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2020/21 Undergraduate Module Catalogue

ELEC2665 Microprocessors and Programmable Logic

20 creditsClass Size: 160

Module manager: Mr. David Moore

Taught: Semesters 1 & 2 (Sep to Jun) View Timetable

Year running 2020/21

Module replaces

ELEC2660 - Mobile Applications Project

This module is not approved as a discovery module

Module summary

The teaching and assessment methods shown below will be kept under review during 2020-21. In particular, if conditions allow for alternative formats of delivery, we may amend the timetable and schedule appropriate classes in addition to (or in place of) the Online Learning Workshops. For Semester 2 (from January 2021), we anticipate that this will be most likely, in which case online teaching will be substituted for traditional face-to-face teaching methods, including lectures and practical classes. ‘Independent online learning’ will involve watching pre-recorded lecture material or screen-casts, engaging in learning activities such as online worked examples or remote/virtual laboratory work, etc. Students will be expected to fully engage with all of these activities. The time commitment for independent online learning, and also the frequency and duration of Online Learning Workshops, are approximate and intended as a guide only. Further details will be confirmed when the module commences.


This module will extend the learning of digital electronics, following the establishment of the fundamentals in ELEC1620 in year one. The module will teach digital logic implementation from gate level combinational logic, all the way through to machine language and assembly instructions. These topics will be applied as a means of introducing programmable hardware – primarily FPGAs. Students will be taught how to implement digital designs onto programmable hardware, as well as simulate and verify designs before and after implementation. The module will be taught using industry standard tools and a bespoke development kit, giving students insight into various aspects of programmable hardware.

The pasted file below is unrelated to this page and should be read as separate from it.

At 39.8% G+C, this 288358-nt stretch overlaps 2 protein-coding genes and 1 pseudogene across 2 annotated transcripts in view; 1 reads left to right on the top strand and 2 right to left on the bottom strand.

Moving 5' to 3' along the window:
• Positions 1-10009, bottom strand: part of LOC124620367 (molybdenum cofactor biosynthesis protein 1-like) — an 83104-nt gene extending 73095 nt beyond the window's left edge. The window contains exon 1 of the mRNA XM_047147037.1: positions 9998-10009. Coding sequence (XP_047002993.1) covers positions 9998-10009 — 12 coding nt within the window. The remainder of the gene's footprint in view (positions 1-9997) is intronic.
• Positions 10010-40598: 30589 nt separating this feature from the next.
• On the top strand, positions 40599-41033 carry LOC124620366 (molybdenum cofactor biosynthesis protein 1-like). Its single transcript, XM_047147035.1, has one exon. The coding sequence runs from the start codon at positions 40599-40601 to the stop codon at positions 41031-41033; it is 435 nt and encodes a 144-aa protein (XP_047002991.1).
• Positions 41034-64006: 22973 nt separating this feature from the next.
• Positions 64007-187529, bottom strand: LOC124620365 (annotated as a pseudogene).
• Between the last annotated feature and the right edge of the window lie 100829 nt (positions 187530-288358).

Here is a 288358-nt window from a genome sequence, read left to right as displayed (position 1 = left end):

Learning outcomes
On completion of this module students should be able to:

1. Understand and apply engineering principles to the design of elementary logic gates from NAND gates, and the design of arithmetic logic units from logic gates.
2. Understand and apply engineering principles to construct a memory system from flip flops, registers, RAM:.
3. Demonstrate knowledge of how logic gates, units and memory systems can be implemented on programmable hardware.
4. Apply a systems approach to the design of complex digital devices including the combination of the ALU and memory system into a working computer platform.
5. Understand the principles and application of instruction sets for writing programs in low-level assembly language.
6. Demonstrate an understanding of the principles of assemblers.
7. Demonstrate an ability to use simulation tools to verify a design for programmable hardware.
8. Understand the principles of interfacing external peripherals with an FPGA device.